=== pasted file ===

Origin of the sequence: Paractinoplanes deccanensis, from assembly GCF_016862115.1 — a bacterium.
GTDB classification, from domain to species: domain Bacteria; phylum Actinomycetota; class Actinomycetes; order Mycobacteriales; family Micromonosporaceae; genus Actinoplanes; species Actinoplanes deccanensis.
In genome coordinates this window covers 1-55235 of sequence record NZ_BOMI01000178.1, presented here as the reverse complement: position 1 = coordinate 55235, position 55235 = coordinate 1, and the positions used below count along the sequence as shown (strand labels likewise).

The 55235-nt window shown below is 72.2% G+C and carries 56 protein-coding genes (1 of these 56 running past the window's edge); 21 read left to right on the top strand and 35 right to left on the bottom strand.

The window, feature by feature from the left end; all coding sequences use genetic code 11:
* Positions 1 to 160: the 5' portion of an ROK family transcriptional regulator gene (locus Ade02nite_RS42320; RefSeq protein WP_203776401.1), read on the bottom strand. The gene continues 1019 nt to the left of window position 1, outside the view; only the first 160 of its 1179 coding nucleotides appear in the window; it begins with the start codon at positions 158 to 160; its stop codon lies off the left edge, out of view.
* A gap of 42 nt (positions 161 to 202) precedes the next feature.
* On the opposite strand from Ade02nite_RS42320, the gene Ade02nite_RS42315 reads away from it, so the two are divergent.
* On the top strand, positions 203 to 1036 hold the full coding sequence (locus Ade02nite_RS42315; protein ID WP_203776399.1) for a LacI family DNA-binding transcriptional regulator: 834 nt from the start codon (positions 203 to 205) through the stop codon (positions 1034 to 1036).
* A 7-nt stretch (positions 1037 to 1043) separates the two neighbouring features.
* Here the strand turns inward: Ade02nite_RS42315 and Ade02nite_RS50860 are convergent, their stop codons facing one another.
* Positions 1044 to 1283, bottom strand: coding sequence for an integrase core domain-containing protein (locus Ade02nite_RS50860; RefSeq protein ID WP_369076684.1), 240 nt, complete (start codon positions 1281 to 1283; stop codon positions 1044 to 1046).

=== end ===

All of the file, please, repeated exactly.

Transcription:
Origin of the sequence: Paractinoplanes deccanensis, from assembly GCF_016862115.1 — a bacterium.
GTDB classification, from domain to species: domain Bacteria; phylum Actinomycetota; class Actinomycetes; order Mycobacteriales; family Micromonosporaceae; genus Actinoplanes; species Actinoplanes deccanensis.
In genome coordinates this window covers 1-55235 of sequence record NZ_BOMI01000178.1, presented here as the reverse complement: position 1 = coordinate 55235, position 55235 = coordinate 1, and the positions used below count along the sequence as shown (strand labels likewise).

The 55235-nt window shown below is 72.2% G+C and carries 56 protein-coding genes (1 of these 56 running past the window's edge); 21 read left to right on the top strand and 35 right to left on the bottom strand.

The window, feature by feature from the left end; all coding sequences use genetic code 11:
* Positions 1 to 160: the 5' portion of an ROK family transcriptional regulator gene (locus Ade02nite_RS42320; RefSeq protein WP_203776401.1), read on the bottom strand. The gene continues 1019 nt to the left of window position 1, outside the view; only the first 160 of its 1179 coding nucleotides appear in the window; it begins with the start codon at positions 158 to 160; its stop codon lies off the left edge, out of view.
* A gap of 42 nt (positions 161 to 202) precedes the next feature.
* On the opposite strand from Ade02nite_RS42320, the gene Ade02nite_RS42315 reads away from it, so the two are divergent.
* On the top strand, positions 203 to 1036 hold the full coding sequence (locus Ade02nite_RS42315; protein ID WP_203776399.1) for a LacI family DNA-binding transcriptional regulator: 834 nt from the start codon (positions 203 to 205) through the stop codon (positions 1034 to 1036).
* A 7-nt stretch (positions 1037 to 1043) separates the two neighbouring features.
* Here the strand turns inward: Ade02nite_RS42315 and Ade02nite_RS50860 are convergent, their stop codons facing one another.
* Positions 1044 to 1283, bottom strand: coding sequence for an integrase core domain-containing protein (locus Ade02nite_RS50860; RefSeq protein ID WP_369076684.1), 240 nt, complete (start codon positions 1281 to 1283; stop codon positions 1044 to 1046).